If you ever wondered why TV hunters often poke a downed deer...
I went bowhunting at my favorite spot on the morning of October 26, 2015. I placed a doe decoy 20 yards from my treestand in hopes of luring a buck in close for a good shot.
At about 7:30, I saw a spike buck come out into the field and approach the decoy. We have a 4-point on one side rule in Missouri, so I just kicked back and watched the spike try to impress the doe decoy. He eventually gave up and went back into the woods.
A little while later I saw him again, only this time his attention wasn’t centered on the decoy. He couldn’t take his eyes off something else back in the woods. Hoping there was another buck, I strained my eyes until I finally made out a deer with antlers.
Figuring I’d better be ready in case the buck came in to check out the decoy, I stood and got ready for a shot.
I couldn’t believe my luck when the buck came walking in like it had read a movie script: ”Cue the buck walking in to decoy!”
As soon as I had a shot, I drew and released my arrow. The hit was a little farther back than I wanted, but I was confident it was a fatal shot.
The deer ran into the woods and went out of sight. I waited 40 minutes before I got down to look for the blood trail.
The blood was easy to follow, and perhaps I was a little overconfident, but the next thing I knew I jumped the buck. He took off, but it was obvious he wasn’t feeling too good.
After that I lost the trail a few times and decided to keep going the direction he had been headed — toward a big creek on the property.
Once there, I jumped him again, but he wasn’t able to go far and fell in the dry creek bed. When I approached, I noticed that he was still alive.
Assuming I was tracking a dead deer, I had left my bow back at the treestand. That was my first mistake.
Don’t ask what I was thinking when the little voice in my head said, ”Just sneak up and cut his throat with your knife.” The deer couldn’t even stand up, so how much of a fight could it put up, anyway? That was mistake number two.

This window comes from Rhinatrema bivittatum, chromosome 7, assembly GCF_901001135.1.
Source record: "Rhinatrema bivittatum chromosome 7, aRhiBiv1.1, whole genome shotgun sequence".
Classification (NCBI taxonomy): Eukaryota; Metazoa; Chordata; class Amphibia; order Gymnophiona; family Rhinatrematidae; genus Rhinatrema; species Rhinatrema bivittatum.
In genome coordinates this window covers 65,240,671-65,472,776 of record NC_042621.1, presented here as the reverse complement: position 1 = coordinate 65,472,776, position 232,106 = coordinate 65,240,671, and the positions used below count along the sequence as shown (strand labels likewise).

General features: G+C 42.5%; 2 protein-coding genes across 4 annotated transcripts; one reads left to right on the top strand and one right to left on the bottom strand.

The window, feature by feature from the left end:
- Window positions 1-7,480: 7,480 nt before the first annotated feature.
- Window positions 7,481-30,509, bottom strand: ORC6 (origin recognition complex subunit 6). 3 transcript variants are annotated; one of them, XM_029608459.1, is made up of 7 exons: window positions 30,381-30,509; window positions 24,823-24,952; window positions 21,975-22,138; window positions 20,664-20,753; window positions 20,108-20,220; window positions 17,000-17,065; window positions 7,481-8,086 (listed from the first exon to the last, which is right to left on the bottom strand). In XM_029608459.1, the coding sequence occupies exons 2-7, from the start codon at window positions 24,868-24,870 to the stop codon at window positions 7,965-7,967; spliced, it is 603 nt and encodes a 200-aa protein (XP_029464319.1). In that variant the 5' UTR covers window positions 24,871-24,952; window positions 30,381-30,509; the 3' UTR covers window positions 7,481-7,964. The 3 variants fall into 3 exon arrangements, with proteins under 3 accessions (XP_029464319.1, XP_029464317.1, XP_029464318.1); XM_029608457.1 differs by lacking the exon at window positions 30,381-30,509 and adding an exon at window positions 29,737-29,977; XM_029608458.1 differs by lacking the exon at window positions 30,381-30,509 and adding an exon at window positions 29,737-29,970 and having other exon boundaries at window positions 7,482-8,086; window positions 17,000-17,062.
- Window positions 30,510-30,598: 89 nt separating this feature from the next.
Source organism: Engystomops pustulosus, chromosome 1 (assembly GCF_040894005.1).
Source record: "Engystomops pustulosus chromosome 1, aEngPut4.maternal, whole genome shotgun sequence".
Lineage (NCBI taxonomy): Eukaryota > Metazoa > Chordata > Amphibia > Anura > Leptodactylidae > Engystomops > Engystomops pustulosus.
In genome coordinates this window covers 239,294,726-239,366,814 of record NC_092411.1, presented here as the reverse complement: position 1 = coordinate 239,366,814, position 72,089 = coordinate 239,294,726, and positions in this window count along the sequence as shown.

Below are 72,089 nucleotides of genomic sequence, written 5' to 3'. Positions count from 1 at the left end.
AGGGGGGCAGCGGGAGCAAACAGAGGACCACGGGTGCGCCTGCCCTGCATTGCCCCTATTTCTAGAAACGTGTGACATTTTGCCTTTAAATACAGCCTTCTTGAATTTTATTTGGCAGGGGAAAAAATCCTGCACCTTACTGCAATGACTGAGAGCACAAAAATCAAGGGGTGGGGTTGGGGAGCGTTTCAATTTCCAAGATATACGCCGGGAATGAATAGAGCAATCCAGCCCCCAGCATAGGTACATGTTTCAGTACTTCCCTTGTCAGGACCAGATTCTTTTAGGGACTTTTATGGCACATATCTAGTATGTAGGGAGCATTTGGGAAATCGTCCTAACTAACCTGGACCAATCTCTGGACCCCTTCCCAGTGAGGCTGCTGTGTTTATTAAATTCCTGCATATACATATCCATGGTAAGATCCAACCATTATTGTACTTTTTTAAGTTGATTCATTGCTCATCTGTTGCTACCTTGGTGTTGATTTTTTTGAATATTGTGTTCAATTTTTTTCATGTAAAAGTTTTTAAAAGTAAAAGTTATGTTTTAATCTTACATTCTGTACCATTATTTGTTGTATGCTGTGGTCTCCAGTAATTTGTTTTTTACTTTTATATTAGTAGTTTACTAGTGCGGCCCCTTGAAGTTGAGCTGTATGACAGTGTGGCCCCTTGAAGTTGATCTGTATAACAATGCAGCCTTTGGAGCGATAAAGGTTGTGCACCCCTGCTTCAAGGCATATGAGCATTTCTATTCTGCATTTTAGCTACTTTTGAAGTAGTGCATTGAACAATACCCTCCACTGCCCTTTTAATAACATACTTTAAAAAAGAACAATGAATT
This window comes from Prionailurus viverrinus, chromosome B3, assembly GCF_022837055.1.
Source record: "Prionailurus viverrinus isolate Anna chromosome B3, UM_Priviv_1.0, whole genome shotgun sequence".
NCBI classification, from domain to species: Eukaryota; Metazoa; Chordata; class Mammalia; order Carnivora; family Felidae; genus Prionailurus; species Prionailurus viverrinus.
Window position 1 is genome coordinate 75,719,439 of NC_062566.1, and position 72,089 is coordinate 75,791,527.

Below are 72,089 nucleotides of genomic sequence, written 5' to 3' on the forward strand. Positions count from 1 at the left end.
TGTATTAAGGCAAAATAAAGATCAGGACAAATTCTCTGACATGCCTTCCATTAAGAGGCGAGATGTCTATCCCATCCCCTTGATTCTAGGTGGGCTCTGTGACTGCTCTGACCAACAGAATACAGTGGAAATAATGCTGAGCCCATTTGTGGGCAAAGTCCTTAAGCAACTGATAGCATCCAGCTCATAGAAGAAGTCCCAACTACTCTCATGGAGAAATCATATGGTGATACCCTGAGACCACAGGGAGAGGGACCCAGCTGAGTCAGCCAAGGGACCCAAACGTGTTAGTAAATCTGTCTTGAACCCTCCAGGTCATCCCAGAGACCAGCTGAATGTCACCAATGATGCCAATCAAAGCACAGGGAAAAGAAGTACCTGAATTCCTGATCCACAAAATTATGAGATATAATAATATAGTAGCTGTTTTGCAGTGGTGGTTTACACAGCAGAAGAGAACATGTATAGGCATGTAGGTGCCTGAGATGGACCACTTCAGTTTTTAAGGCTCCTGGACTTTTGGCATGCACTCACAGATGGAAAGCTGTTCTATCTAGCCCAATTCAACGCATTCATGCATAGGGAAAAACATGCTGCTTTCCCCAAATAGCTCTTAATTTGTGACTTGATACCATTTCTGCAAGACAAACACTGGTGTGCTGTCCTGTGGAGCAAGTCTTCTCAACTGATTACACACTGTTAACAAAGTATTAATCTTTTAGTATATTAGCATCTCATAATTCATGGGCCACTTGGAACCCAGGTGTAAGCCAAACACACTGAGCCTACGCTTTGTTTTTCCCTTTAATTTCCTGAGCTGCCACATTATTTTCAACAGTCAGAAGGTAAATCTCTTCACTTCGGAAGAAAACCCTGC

I grabbed his antlers with my left hand and (I’m sorry for the graphic nature of this), made the slice. That’s when I learned the buck had a lot more energy and fight in him than I imagined.
The buck jumped up and immediately drove his antler high into my right thigh. His speed and strength were unbelievable — so much so that I dared not turn my back on him to run. I decided my best bet was to try to get control and pin him to the ground.
I pushed his head back to get the antler out of my leg and immediately grabbed antlers with both hands and drove him to the ground.
I kept all of my weight on him and made sure to stay away from his hooves. About three minutes later the struggle was finally over.
Shaking badly, I stood up to try to assess the damage. The groin wound was about 3 1/2 inches long, but apparently it missed the femoral artery because it wasn’t bleeding much.
I dragged the deer to a cut bean field and then went to get my truck. Once I had the buck hanging in my backyard, I knew it was time to go to the emergency room and try to explain how I had been stabbed by a whitetail buck.
After 13 stitches and a countless number of funny looks later, the doctors sent me home.
As a veteran hunter, I should have known better than to approach a live deer. I guess it’s just an example of how easy it is to make a bad decision while under the effects of so much adrenaline. Never again will I track a deer without my bow or gun, and I won’t even consider approaching one until I’m sure it has expired.